Happy Father’s Day
By Claude Jay
In celebration of Father’s Day, a tribute to fathers and the father figures, uncles, cousins, teachers, coaches, mentors, pastors, counselor’s, neighbors and big brothers. Today, many identify celebrities, athletics and movie stars as role models and heroes. However, over looked are those men who are there each day doing what they do, showing they care by providing for their children and families. They are our fathers, the heroes among us.
I see these men every day taking their sons and daughters to school, to the park and to the corner store. I see them on the train, sitting in the park and holding their kids hand crossing the street. These fathers attend school conferences and go over home work when they come in from work or from looking for work. They make sacrifices and have their own challenges. They are not perfect. Some fathers are single parents, cooking dinner and getting clothes ready for school. No they are not the exception; we just do not hear about them, they are among us.
It is a fact; there is more to being a father than having a baby. There are those men who have babies and have no idea where their children are. Then, there are those men who are fathers figures who support and encourage children and they have no idea where the biological fathers are. There are heroes among us.
Just as well, there are those men who step in to relationships and take on the responsibility of father and Dad. Too, there are children who are adopted and through their adoption find their real fathers, the one who cares, the one who is there and the one who will be there, he is the father.
I know these men, these heroes among us, let me introduce you to a few; my father, Claude J. Jones, the oldest of five children help to raise his brothers and sisters, and provide for his parents, grand parents and other relatives. He worked at the United States Post Office for 38 years. He got up at 4:00 am in the morning to get to work. After work he came home, his day varied from tutoring my sisters and me; his civic work included President of the Homewood Brushton Improvement Association, Vice President of the NAACP, Pittsburgh, Pennsylvania Branch and protests at the board of education. He also was chair of the Deacon Board at Nazarene Baptist Church. An entrepreneur, my Dad had goals and dreams to make it better for his children and his community. He purchased property and also, he and my mother, Jayne M. Jones, a first grade Teacher, own the Belmar Movie Theater. They opened it for business and to have a quality movie theater in the community. I had many jobs at the Belmar Theater including changing the marquee, one of the last movies was, “Midnight Cowboy”. My Dad passed away in 1993, he is my hero.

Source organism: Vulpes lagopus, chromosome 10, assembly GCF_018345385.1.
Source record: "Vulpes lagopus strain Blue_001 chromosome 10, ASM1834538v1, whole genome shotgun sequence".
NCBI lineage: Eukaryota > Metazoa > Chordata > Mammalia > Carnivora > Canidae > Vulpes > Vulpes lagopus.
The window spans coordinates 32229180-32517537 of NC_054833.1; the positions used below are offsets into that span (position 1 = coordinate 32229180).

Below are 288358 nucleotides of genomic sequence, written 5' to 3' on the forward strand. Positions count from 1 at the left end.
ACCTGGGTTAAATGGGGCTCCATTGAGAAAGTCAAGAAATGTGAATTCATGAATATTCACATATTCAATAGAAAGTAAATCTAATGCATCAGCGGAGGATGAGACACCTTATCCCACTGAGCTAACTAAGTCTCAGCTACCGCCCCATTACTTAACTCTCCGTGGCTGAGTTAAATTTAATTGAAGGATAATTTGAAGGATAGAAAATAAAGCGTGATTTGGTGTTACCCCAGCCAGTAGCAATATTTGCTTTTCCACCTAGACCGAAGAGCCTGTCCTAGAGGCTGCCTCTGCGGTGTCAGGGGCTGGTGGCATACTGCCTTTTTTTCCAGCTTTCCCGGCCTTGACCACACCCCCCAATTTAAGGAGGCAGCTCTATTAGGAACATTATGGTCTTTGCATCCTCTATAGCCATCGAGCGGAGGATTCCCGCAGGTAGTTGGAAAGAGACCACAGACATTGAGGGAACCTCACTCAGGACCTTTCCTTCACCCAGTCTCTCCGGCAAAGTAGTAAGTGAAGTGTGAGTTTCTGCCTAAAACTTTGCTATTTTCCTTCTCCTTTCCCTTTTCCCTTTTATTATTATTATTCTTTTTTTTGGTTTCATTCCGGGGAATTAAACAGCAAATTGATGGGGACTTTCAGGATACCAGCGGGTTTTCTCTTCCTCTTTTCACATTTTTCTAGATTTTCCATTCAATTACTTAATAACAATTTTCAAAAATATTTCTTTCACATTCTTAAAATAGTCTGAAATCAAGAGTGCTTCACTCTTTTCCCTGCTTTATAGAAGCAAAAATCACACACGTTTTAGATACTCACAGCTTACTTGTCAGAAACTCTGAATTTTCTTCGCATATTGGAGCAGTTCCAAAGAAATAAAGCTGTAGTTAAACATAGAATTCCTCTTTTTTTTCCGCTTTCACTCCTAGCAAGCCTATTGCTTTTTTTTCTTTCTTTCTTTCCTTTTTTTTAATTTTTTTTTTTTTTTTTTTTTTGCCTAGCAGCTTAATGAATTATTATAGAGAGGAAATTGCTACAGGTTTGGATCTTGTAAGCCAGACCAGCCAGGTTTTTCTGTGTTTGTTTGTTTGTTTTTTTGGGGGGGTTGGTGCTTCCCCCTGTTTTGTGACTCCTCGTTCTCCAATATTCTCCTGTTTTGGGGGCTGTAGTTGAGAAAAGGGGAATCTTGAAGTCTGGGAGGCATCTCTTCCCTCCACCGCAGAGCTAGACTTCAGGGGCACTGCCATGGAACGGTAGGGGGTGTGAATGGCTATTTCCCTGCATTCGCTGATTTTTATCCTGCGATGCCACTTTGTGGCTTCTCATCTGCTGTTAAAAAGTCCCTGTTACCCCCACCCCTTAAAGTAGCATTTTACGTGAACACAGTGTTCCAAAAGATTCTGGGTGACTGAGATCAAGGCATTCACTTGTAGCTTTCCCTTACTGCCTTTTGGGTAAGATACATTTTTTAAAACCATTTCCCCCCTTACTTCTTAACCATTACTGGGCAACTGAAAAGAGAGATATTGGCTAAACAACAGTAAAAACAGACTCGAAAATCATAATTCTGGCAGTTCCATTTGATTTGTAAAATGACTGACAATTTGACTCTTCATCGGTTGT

My Cousin Reginald Daniels, who was more like an uncle and father figure, work as a Motorman for the New York City Transit Authority for over 35 years. When I moved to New York I lived in one of his apartment buildings. He taught me many things. He understood my moving to New York to become a professional singer and actor. It was on my second day in New York, that he asked his good friend actor, Ted Butler to talk to me about show business. Mr. Butler gave me advice on joining the unions, where to study, auditions and more. Advice I listen to and followed. There are heroes among us. Cousin Reginald passed away in 2007, at the age of 94 year old.
Ryan Chester is one of my heroes; he is an extraordinary man and inspiration to write this article. Along with his two daughters, he raised my niece, Taushell, her father, my nephew, Todd died in a car accident. I recently attended Taushell’s High School graduation in Pittsburgh. Ryan and her Mom did a wonderful job; she is heading off to college at the University of Akron. But, there is more, they adopted three children a girl 2 years old, and two boys 4 and 6 years old. Ryan said to me, “the guys at work think I’m crazy for adopting kids.” I said to him, you are not crazy; you are a saving and guiding force and a father to these children. Ryan is a hero among us.
I want to make note of the positive, powerful presence and influence of these fathers on the success and development of these talented celebrities: Richard Williams the father of tennis greats, Venus and Serena Williams. He taught them to play tennis on the asphalt courts of Compton, California. James R. Jordan, Sr., the father of basketball great Michael Jordan, had a court side presence at his sons games. Earl Woods, the father of golf great Tiger Wood’s was the force behind teaching and encouraging him in the game of golf. Willard Smith, Sr., the father of Will Smith’s has been an active presence in Will’s career. Will and Jade are active in their children’s careers. This was evident in, “The Pursuit of Happiness” when Jaden, his son, played his son in the movie. Now, Jaden is starring in the remake of the “Karate Kid”. His daughter Willow and son Tray are actors. There are heroes among us.
Too, there are teachers and professors who often take on the job of father. So, I must include educators: Michael Johnson, New York Public School Teacher and Dean at the Bronx School of Law Government and Justice,
Dr. Ronald K. Barrett, Professor and Acting Chair of the Department of Psychology at Loyola Marymount, Los Angeles, California and Dr. Uzee Brown, Chair the Department of Music, Morehouse College, Atlanta, Georgia.
There are heroes among.
A hero among us, Lloyd Williams, President of the Greater Harlem Chamber of Commerce is a father. His leadership in Harlem and New York City has been dynamic and steadfast. He is a role model for his son L. Ade’ Williams Community Outreach Manager at the Apollo Theater Foundation, Marko Noble, President of In Joy Enterprises and to many young professional men and women.
Happy Father’s Day! So, when you are looking for a hero look around they are among us, they are our fathers.